Why Do We Have Kerbs?

For many people, kerbs are an afterthought. You rarely realize they're on the edge of the road unless your car happens to run them over or you accidentally step off of one on an afternoon walk, but their history and function is actually quite interesting.


If you've seen pictures or historical recreations of cobblestone roads characteristic of the 17th and 18th centuries, you may have noticed that sidewalks didn't exist and roads normally ventured to the doorsteps of shops and homes. It was commonplace at the time, but a series of Paving Acts went into effect in Great Britain in the mid to late 18th century (most notably the 1766 Paving and Lighting Act) that spurred their construction almost everywhere.

At first, kerbs were merely a result of the thick purbeck stone used to create the walkways, but later in the 19th century, macadam roads began to regulate their appearance and style around Great Britain.


In modern times, commercial kerbing contractors install their product for a variety of reasons and benefits. They not only provide a separation between car and foot paths, but provide a physical reminder to drivers to stay in their lane. Many a tire has been popped as a result of running into or driving over a tall kerb.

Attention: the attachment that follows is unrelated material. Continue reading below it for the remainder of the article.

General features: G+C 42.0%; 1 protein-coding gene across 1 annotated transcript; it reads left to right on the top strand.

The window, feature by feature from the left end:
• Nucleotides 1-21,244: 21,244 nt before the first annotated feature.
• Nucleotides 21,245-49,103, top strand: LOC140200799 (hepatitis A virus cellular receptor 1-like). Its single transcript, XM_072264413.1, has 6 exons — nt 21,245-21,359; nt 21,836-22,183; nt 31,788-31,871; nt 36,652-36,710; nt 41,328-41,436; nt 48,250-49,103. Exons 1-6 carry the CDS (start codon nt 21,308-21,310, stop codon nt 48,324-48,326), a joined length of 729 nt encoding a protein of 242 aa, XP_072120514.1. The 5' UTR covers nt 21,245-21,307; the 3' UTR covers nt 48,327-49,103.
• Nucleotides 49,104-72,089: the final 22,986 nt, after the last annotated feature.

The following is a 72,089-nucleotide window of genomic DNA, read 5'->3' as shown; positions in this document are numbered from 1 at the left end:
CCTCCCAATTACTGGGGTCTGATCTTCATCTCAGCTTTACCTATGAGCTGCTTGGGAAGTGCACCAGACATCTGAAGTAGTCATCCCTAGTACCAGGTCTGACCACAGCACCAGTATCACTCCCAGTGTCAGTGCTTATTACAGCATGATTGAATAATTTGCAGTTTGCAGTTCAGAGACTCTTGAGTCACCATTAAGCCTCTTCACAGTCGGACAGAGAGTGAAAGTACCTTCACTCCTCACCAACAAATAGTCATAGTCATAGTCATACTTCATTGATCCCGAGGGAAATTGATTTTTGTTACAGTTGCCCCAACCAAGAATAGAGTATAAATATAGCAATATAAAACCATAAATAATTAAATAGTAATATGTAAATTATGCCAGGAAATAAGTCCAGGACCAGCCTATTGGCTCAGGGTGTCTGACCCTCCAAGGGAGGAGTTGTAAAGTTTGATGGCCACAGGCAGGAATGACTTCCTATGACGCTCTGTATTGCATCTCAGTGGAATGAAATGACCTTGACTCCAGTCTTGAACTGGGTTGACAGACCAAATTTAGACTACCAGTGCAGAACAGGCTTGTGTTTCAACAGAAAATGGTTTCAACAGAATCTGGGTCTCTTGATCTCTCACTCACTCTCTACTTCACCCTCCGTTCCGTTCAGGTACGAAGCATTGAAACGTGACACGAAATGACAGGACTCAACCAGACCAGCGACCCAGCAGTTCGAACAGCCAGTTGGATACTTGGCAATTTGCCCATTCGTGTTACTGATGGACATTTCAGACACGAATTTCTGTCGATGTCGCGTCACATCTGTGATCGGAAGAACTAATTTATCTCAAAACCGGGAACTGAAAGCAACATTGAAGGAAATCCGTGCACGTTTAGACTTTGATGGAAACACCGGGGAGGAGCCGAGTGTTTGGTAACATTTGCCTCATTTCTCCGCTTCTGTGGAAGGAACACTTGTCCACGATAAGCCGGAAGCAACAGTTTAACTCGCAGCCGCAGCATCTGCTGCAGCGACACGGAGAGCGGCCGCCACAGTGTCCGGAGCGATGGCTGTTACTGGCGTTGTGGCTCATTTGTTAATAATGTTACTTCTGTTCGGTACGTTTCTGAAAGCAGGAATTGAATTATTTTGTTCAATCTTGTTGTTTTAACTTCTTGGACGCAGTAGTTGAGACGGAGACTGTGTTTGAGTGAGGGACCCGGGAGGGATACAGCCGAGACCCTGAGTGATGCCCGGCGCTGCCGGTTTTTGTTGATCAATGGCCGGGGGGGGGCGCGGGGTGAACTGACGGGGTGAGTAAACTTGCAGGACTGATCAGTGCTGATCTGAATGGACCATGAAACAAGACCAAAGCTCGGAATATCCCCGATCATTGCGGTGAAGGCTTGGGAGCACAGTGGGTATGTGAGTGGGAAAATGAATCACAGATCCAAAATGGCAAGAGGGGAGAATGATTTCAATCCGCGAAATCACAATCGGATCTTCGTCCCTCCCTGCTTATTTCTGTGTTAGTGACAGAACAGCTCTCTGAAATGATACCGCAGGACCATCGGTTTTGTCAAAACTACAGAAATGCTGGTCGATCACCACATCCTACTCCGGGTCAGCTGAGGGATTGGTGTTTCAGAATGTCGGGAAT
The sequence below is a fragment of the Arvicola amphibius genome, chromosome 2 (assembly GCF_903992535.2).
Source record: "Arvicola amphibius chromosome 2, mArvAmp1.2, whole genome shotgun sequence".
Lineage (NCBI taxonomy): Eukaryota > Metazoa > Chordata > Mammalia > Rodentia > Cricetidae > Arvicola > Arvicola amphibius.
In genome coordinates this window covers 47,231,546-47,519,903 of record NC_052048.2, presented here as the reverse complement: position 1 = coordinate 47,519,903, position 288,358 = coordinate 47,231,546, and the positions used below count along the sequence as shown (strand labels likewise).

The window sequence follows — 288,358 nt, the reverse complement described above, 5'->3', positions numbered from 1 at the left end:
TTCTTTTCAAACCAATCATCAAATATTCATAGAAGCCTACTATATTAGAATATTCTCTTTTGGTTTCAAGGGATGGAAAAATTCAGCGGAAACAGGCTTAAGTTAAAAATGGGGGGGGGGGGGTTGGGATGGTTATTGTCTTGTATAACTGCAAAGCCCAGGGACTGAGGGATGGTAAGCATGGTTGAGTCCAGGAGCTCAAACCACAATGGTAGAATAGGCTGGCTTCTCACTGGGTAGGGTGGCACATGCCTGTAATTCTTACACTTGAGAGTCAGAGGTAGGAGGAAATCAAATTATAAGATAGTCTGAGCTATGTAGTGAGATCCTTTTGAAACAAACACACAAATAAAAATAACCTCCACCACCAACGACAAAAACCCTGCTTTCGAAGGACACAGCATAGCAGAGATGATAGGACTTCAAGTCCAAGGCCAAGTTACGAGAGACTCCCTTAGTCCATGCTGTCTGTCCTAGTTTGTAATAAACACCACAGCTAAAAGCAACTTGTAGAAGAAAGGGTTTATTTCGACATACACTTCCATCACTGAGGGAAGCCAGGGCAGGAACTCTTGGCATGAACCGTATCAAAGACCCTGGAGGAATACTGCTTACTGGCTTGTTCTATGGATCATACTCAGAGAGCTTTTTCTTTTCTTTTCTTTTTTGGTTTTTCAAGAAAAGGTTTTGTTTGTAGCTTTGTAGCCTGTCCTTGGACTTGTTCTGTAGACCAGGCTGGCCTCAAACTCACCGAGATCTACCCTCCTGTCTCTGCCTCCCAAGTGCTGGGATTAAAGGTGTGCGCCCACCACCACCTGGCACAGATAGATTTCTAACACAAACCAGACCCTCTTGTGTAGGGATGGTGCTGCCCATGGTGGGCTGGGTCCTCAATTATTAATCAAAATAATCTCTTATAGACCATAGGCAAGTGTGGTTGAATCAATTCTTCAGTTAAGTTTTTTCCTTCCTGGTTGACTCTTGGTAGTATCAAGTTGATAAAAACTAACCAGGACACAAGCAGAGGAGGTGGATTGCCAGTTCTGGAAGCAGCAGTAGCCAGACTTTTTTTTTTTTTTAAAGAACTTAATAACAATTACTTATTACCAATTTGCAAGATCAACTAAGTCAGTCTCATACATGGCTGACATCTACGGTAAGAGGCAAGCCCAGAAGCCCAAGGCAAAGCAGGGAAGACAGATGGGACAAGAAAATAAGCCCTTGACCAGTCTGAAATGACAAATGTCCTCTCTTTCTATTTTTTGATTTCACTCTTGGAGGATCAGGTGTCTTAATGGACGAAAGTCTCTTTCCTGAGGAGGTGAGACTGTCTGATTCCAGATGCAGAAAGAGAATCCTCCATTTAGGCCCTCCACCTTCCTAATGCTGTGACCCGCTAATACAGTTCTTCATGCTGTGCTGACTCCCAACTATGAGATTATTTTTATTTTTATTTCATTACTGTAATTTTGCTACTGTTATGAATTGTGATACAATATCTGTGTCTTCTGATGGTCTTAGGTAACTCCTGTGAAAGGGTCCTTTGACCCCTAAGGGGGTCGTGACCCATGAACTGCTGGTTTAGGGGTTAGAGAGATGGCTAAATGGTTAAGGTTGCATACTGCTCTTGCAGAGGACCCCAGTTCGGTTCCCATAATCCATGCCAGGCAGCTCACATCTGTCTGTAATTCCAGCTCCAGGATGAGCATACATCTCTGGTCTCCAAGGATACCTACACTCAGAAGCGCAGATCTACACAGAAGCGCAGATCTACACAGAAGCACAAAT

Other commercial kerbing contractors will tell you that their main purpose is to allow for the incorporation of storm drains into roadways. Depending on the climate and environment in urban areas, flash floods can quickly occur in areas without proper drainage. The lack of land available to absorb incoming water means that large storm drains and water systems are essential in big cities, and kerbs provide the proper means to allow this to occur.

The different materials, shapes, sizes, and heights that can be chosen also make their application flexible and applicable to any type of roadway.


Concrete kerbs can also be used as preventative safety measures in low speed areas. Their use in high speed areas is generally discouraged as they can cause accidents or major damage if hit too fast. But, when utilized as a traffic barrier to direct flow and direction, commercial kerbing contractors have experienced much success.

The next time you drive by a kerb or walk on a sidewalk, appreciate the hard work and history that has gone into the cement underneath your feet. Engineering has come a long way since the 17th century, and those storm drains might just be saving your basement from flood waters.